Starting November 17th, San Francisco will be home to a series of events about Italian music, food, cinema, and opera. There will be an opportunity...
What better theme could there be for an opera than the intense rivalry for the English throne between the two real-life queens: Mary, Queen of Scots and Queen Elizabeth I of England? It is hard to imagine a more compelling story. That’s what Gaetano Donizetti must have thought when he created his opera Maria Stuarda (Mary Stuart). This elaborate story, which ends with the sad demise of Mary, apparently captivated his imagination along with the imagination of so many other writers, composers, and librettists over the centuries.
In literature there are more than 20,000 books that have appeared about Mary's life. More recently there have been novels such as The Other Queen by Philippa Gregory, but one of the best-known adaptations of this story is the verse play Maria Stuart by the famous German poet Friedrich Shiller. His play that premiered in 1800 served as the basis for the libretto by Giuseppe Bardari (based on Andrea Maffei's translation of the play) for Donizetti’s tragic opera (tragedia lirica) in two acts Maria Stuarda.
Seattle Opera is presenting their debut production featuring extravagant period costumes and the usual top-notch artists. The sumptuous 16th-century costumes, complete with the typical ornate and delicate details found in the Tudor era, help place the action in the historical context and put the rival queens at the center of Donizetti's thrilling opera.
The role of Mary is split between two wonderful artists during the current production. One of the two sopranos is the Italian Serena Farnocchia. She hails from Pietrasanta in the province of Lucca, Italy and this is her Seattle Opera debut.
Schiller invented the confrontation of the two Queens, who by all accounts actually never met. His clever idea to juxtapose the two queens onstage highlights the drama between these two powerful women. Thanks to Donizetti’s use of this plot device from Shiller’s play, the audience is able to re-live the events of the protracted battle to control the crown of England in the much-compacted period of time that is encompassed by the opera.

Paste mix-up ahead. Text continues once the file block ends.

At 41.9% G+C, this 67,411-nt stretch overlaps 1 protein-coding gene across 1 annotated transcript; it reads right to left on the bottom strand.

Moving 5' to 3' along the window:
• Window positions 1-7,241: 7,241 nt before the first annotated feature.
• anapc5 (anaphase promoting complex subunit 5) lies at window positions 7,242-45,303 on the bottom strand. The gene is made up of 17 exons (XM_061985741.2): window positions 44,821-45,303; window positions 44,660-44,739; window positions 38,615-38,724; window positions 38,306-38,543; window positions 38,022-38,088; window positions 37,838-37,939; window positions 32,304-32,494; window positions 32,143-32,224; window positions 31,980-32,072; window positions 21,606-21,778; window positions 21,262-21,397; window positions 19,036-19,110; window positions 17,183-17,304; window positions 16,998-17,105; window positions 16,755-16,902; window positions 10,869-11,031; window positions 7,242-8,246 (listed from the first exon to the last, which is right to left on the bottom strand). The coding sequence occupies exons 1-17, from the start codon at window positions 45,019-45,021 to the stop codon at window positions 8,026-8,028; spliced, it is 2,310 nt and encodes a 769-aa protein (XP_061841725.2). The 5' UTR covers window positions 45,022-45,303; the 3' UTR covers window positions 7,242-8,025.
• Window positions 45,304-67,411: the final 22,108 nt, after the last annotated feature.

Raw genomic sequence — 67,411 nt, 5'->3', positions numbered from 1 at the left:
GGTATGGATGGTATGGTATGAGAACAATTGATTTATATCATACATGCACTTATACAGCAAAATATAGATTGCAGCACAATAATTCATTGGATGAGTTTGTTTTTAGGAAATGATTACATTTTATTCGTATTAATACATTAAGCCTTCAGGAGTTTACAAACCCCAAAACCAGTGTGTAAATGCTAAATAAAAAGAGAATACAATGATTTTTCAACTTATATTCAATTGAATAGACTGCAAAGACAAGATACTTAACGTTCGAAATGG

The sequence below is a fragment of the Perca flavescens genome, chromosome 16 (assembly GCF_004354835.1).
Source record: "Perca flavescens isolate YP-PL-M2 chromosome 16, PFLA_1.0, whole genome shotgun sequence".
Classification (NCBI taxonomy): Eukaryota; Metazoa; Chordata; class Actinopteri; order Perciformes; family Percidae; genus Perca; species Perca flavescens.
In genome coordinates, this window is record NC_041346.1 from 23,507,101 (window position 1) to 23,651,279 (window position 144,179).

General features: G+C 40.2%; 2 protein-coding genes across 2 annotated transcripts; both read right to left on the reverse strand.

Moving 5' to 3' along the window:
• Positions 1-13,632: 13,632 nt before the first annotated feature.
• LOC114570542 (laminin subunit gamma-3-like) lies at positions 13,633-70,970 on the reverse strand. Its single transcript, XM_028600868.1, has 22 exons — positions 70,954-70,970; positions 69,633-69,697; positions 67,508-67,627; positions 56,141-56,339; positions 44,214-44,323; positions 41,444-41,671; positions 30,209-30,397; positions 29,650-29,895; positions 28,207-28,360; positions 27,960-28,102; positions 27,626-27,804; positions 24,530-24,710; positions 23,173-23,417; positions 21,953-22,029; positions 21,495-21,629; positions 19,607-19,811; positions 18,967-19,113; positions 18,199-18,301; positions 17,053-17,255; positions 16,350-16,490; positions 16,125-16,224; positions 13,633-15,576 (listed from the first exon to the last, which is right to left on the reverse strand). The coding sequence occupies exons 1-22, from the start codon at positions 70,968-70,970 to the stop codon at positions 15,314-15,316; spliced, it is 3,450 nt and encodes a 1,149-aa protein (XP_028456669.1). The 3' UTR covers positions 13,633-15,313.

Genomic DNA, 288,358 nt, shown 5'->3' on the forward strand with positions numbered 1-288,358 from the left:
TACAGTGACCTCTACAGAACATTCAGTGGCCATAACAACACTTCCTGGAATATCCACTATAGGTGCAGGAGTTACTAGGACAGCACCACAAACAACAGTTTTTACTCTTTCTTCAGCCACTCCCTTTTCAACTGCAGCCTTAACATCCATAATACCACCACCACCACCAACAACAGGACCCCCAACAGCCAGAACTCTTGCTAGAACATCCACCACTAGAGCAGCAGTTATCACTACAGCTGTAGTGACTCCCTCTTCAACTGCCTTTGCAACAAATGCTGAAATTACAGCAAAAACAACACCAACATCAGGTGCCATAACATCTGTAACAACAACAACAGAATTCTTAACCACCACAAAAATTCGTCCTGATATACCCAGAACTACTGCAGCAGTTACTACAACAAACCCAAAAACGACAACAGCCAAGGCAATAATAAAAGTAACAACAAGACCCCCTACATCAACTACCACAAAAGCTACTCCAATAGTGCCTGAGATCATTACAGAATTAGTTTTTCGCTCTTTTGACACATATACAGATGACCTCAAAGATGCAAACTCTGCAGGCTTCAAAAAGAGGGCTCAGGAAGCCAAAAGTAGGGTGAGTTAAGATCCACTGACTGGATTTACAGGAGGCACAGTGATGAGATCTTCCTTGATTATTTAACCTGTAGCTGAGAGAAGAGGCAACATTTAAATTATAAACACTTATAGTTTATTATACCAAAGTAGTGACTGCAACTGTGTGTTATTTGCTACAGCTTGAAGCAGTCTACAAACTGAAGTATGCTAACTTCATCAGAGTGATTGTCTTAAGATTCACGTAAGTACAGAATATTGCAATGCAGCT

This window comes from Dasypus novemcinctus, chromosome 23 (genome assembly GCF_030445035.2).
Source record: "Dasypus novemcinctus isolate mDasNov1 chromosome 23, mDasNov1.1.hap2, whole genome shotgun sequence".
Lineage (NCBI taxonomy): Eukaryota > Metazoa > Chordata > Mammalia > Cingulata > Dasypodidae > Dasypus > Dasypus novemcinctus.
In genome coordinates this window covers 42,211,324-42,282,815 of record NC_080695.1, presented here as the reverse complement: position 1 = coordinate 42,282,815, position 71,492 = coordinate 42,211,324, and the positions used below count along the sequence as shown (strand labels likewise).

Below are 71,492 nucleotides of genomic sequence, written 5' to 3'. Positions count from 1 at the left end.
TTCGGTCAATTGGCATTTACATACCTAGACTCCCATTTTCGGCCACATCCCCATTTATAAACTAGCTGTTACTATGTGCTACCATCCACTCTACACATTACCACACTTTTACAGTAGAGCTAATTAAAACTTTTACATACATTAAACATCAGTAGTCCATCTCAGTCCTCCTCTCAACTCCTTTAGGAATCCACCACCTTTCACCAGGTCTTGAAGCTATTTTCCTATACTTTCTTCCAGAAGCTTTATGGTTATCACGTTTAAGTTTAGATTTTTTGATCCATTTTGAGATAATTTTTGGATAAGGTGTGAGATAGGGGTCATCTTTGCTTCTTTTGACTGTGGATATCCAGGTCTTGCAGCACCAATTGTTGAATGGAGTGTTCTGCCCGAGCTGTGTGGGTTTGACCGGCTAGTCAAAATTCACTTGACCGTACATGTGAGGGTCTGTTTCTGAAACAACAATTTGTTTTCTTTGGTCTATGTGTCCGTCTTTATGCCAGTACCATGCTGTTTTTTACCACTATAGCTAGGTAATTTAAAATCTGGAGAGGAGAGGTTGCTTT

It is easy to get caught up in the confrontation between these two queens. Looming in the background throughout the opera is the knowledge of the final sacrifice that Mary must make. She ultimately was imprisoned in Fotheringhay Castle where she was condemned to execution.
Perhaps one of the more compelling aspects of her story is the grace that she showed in the face of adversity up to the very moment of her death when she forgave her executioners. Her sad fate is brought home in the second act with several lovely, plaintive and emotional arias. Mary also sings a lovely duet with Talbot, the Earl of Shrewsbury, “Quando di luce rosea” (When the rosy light) confessing her sins and preparing to die.
Mary’s perspicacity in the face of certain death is encapsulated in the famous quote "Look to your consciences and remember that the theatre of the whole world is wider than the kingdom of England”. Her sage words to her triers are hauntingly relevant even today given the modern context where events within one country can have sweeping impacts on the whole world. Is it any wonder her story has had such staying power?
Thanks to Donizetti’s beautiful opera and the exquisite staging of his work by the Seattle Opera, audiences of today can re-live the incredible drama of the two queens and the redemption that Mary finds in the end.
There is so much more to know about this incredible story as well as the history of Donizetti’s opera. Here are a few helpful links to learn more: